verb (used with object)

  1. to put into suitable literary form; revise; edit.
  2. to draw up or frame (a statement, proclamation, etc.).
  3. to hide or remove (confidential parts of a text) before publication or distribution, or to examine (a text) for this purpose: The account number has been redacted from the top of the statement.

verb (tr)

  1. to compose or draft (an edict, proclamation, etc)
  2. to put (a literary work, etc) into appropriate form for publication; edit

“editing for publication,” 1785, from French r├ędaction “a compiling; a working over, editing; editorial staff” (late 17c.), from Late Latin redact-, past participle stem of redigere (see redact). Meaning “a redacted version” is from 1810. Earlier it meant “a driving back” (1620s).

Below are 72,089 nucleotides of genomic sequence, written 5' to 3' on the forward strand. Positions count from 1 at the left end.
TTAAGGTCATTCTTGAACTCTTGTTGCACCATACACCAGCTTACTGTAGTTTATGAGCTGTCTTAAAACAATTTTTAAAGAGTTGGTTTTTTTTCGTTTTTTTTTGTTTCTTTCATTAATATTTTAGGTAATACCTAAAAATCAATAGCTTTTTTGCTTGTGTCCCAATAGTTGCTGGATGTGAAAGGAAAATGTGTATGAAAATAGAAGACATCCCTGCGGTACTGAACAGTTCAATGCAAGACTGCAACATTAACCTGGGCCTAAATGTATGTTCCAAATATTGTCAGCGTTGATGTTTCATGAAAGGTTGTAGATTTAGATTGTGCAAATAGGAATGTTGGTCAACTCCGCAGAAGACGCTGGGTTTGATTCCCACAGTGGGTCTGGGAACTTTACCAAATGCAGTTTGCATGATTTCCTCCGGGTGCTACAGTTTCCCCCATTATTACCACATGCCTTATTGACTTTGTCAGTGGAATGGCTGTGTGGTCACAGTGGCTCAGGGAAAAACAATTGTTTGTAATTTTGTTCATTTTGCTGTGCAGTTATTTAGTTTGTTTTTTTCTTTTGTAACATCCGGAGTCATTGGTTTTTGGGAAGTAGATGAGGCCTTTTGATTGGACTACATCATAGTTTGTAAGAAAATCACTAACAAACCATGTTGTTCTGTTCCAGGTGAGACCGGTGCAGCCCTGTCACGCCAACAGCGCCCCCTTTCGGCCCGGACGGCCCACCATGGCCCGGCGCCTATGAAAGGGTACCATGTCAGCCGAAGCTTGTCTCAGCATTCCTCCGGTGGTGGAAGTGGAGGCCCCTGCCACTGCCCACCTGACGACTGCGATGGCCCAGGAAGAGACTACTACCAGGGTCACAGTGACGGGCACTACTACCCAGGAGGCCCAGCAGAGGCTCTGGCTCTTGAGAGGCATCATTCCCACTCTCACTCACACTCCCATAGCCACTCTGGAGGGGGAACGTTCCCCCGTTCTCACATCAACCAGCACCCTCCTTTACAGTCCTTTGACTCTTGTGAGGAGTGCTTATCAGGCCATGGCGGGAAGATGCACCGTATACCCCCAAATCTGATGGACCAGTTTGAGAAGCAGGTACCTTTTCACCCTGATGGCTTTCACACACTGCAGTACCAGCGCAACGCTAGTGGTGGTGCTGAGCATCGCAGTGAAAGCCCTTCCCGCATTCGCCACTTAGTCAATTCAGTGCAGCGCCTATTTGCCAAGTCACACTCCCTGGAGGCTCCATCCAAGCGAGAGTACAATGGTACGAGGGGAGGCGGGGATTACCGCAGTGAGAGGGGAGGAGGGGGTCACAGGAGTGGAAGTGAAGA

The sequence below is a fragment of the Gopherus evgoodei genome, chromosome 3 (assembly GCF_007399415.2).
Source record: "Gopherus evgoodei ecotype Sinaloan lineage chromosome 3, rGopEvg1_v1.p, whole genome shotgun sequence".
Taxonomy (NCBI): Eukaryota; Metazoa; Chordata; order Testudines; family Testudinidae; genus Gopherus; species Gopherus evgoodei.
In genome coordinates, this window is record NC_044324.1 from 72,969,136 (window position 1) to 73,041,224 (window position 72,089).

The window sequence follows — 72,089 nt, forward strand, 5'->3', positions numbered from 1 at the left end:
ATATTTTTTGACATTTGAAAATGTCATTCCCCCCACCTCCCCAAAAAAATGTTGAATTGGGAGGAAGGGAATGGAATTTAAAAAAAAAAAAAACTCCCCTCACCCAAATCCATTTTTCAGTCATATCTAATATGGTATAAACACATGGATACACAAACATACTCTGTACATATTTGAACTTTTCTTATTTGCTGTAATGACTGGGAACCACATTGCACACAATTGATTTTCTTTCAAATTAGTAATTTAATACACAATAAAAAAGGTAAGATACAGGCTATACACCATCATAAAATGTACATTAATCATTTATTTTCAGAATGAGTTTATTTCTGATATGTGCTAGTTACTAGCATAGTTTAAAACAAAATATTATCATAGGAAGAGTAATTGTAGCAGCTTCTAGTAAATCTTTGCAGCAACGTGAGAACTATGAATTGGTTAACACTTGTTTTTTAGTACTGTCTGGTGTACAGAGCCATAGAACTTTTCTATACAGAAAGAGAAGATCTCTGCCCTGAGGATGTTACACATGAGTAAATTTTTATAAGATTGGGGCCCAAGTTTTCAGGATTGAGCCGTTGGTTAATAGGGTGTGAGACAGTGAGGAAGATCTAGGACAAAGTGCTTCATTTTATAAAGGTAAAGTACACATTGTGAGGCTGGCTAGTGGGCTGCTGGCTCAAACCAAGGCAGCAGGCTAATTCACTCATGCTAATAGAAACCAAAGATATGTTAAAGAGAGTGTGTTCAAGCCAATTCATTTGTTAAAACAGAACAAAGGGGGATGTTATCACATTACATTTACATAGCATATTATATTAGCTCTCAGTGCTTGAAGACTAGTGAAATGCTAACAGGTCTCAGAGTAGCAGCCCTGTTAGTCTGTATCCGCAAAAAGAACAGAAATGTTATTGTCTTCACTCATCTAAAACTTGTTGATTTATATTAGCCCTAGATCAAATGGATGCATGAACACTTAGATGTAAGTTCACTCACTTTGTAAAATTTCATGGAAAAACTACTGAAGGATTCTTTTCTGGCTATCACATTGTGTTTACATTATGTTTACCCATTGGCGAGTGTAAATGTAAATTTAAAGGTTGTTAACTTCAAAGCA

early 15c., “bring into organized form,” from Latin redactus, past participle of redigere “to drive back, force back; bring back; collect, call in; bring down, reduce,” from re- “back, again” (see re-) + agere “to drive” (see act (n.)). Specific meaning “arrange, edit” is from 1851.

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